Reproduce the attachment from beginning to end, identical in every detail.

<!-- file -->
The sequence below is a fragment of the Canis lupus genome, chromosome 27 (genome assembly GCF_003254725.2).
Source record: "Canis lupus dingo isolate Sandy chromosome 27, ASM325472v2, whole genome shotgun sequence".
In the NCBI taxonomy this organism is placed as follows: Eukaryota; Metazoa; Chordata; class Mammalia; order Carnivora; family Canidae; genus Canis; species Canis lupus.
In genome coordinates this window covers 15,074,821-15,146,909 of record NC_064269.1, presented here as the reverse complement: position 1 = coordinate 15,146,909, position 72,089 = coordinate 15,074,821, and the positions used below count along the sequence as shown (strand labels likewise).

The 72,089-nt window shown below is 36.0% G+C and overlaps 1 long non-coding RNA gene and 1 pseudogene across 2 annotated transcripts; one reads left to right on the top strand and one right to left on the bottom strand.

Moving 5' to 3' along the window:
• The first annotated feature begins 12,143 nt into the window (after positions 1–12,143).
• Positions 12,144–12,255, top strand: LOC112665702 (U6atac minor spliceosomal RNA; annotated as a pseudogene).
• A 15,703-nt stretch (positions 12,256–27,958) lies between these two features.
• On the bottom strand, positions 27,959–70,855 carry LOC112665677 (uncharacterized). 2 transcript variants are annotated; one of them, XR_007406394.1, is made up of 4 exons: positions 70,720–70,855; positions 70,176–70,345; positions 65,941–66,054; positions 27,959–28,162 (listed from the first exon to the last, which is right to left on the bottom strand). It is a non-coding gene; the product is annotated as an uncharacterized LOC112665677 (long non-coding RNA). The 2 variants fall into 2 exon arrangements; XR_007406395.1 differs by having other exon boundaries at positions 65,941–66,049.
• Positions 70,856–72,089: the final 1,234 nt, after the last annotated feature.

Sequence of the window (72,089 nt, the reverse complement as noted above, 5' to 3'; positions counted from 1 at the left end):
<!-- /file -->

The sequence below is a fragment of the Canis lupus genome, chromosome 27 (genome assembly GCF_003254725.2).
Source record: "Canis lupus dingo isolate Sandy chromosome 27, ASM325472v2, whole genome shotgun sequence".
In the NCBI taxonomy this organism is placed as follows: Eukaryota; Metazoa; Chordata; class Mammalia; order Carnivora; family Canidae; genus Canis; species Canis lupus.
In genome coordinates this window covers 15,074,821-15,146,909 of record NC_064269.1, presented here as the reverse complement: position 1 = coordinate 15,146,909, position 72,089 = coordinate 15,074,821, and the positions used below count along the sequence as shown (strand labels likewise).

The 72,089-nt window shown below is 36.0% G+C and overlaps 1 long non-coding RNA gene and 1 pseudogene across 2 annotated transcripts; one reads left to right on the top strand and one right to left on the bottom strand.

Moving 5' to 3' along the window:
• The first annotated feature begins 12,143 nt into the window (after positions 1–12,143).
• Positions 12,144–12,255, top strand: LOC112665702 (U6atac minor spliceosomal RNA; annotated as a pseudogene).
• A 15,703-nt stretch (positions 12,256–27,958) lies between these two features.
• On the bottom strand, positions 27,959–70,855 carry LOC112665677 (uncharacterized). 2 transcript variants are annotated; one of them, XR_007406394.1, is made up of 4 exons: positions 70,720–70,855; positions 70,176–70,345; positions 65,941–66,054; positions 27,959–28,162 (listed from the first exon to the last, which is right to left on the bottom strand). It is a non-coding gene; the product is annotated as an uncharacterized LOC112665677 (long non-coding RNA). The 2 variants fall into 2 exon arrangements; XR_007406395.1 differs by having other exon boundaries at positions 65,941–66,049.
• Positions 70,856–72,089: the final 1,234 nt, after the last annotated feature.

Sequence of the window (72,089 nt, the reverse complement as noted above, 5' to 3'; positions counted from 1 at the left end):